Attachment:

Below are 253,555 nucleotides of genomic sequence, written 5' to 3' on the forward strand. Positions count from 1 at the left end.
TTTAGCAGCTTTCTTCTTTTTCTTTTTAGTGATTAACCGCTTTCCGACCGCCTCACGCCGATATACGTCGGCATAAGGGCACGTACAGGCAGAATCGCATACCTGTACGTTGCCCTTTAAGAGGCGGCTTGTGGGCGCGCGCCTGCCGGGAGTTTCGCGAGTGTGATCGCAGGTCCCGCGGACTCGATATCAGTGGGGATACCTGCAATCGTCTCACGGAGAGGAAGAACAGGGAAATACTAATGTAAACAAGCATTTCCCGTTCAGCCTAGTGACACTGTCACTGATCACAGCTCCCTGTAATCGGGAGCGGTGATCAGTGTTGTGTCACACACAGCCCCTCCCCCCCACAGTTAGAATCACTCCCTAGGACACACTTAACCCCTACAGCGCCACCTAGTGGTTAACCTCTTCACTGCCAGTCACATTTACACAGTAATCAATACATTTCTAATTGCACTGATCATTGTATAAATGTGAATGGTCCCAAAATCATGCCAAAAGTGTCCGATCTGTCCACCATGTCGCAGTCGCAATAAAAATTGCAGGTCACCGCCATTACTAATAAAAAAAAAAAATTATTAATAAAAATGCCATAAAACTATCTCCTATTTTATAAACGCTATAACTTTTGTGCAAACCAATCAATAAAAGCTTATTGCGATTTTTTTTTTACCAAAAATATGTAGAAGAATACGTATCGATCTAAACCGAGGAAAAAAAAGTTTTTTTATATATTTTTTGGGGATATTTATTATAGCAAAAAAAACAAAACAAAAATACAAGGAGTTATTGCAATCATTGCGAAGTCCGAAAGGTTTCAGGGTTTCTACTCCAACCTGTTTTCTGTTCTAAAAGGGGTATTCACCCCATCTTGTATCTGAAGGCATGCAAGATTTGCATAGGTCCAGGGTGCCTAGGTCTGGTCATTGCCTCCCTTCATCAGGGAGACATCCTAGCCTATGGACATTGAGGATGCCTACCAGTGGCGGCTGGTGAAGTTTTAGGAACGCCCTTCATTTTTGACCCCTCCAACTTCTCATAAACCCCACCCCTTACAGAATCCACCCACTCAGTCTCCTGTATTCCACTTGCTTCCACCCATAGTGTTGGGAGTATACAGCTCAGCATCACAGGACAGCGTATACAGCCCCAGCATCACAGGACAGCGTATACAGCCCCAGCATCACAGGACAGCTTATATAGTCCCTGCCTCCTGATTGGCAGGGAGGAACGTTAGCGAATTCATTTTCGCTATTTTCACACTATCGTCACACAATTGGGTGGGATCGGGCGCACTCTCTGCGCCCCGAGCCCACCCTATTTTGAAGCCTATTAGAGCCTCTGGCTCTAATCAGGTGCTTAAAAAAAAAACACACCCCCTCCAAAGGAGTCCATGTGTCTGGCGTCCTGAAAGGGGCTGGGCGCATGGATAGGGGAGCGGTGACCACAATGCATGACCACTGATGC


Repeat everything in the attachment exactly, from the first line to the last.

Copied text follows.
Below are 253,555 nucleotides of genomic sequence, written 5' to 3' on the forward strand. Positions count from 1 at the left end.
TTTAGCAGCTTTCTTCTTTTTCTTTTTAGTGATTAACCGCTTTCCGACCGCCTCACGCCGATATACGTCGGCATAAGGGCACGTACAGGCAGAATCGCATACCTGTACGTTGCCCTTTAAGAGGCGGCTTGTGGGCGCGCGCCTGCCGGGAGTTTCGCGAGTGTGATCGCAGGTCCCGCGGACTCGATATCAGTGGGGATACCTGCAATCGTCTCACGGAGAGGAAGAACAGGGAAATACTAATGTAAACAAGCATTTCCCGTTCAGCCTAGTGACACTGTCACTGATCACAGCTCCCTGTAATCGGGAGCGGTGATCAGTGTTGTGTCACACACAGCCCCTCCCCCCCACAGTTAGAATCACTCCCTAGGACACACTTAACCCCTACAGCGCCACCTAGTGGTTAACCTCTTCACTGCCAGTCACATTTACACAGTAATCAATACATTTCTAATTGCACTGATCATTGTATAAATGTGAATGGTCCCAAAATCATGCCAAAAGTGTCCGATCTGTCCACCATGTCGCAGTCGCAATAAAAATTGCAGGTCACCGCCATTACTAATAAAAAAAAAAAATTATTAATAAAAATGCCATAAAACTATCTCCTATTTTATAAACGCTATAACTTTTGTGCAAACCAATCAATAAAAGCTTATTGCGATTTTTTTTTTACCAAAAATATGTAGAAGAATACGTATCGATCTAAACCGAGGAAAAAAAAGTTTTTTTATATATTTTTTGGGGATATTTATTATAGCAAAAAAAACAAAACAAAAATACAAGGAGTTATTGCAATCATTGCGAAGTCCGAAAGGTTTCAGGGTTTCTACTCCAACCTGTTTTCTGTTCTAAAAGGGGTATTCACCCCATCTTGTATCTGAAGGCATGCAAGATTTGCATAGGTCCAGGGTGCCTAGGTCTGGTCATTGCCTCCCTTCATCAGGGAGACATCCTAGCCTATGGACATTGAGGATGCCTACCAGTGGCGGCTGGTGAAGTTTTAGGAACGCCCTTCATTTTTGACCCCTCCAACTTCTCATAAACCCCACCCCTTACAGAATCCACCCACTCAGTCTCCTGTATTCCACTTGCTTCCACCCATAGTGTTGGGAGTATACAGCTCAGCATCACAGGACAGCGTATACAGCCCCAGCATCACAGGACAGCGTATACAGCCCCAGCATCACAGGACAGCTTATATAGTCCCTGCCTCCTGATTGGCAGGGAGGAACGTTAGCGAATTCATTTTCGCTATTTTCACACTATCGTCACACAATTGGGTGGGATCGGGCGCACTCTCTGCGCCCCGAGCCCACCCTATTTTGAAGCCTATTAGAGCCTCTGGCTCTAATCAGGTGCTTAAAAAAAAAACACACCCCCTCCAAAGGAGTCCATGTGTCTGGCGTCCTGAAAGGGGCTGGGCGCATGGATAGGGGAGCGGTGACCACAATGCATGACCACTGATGC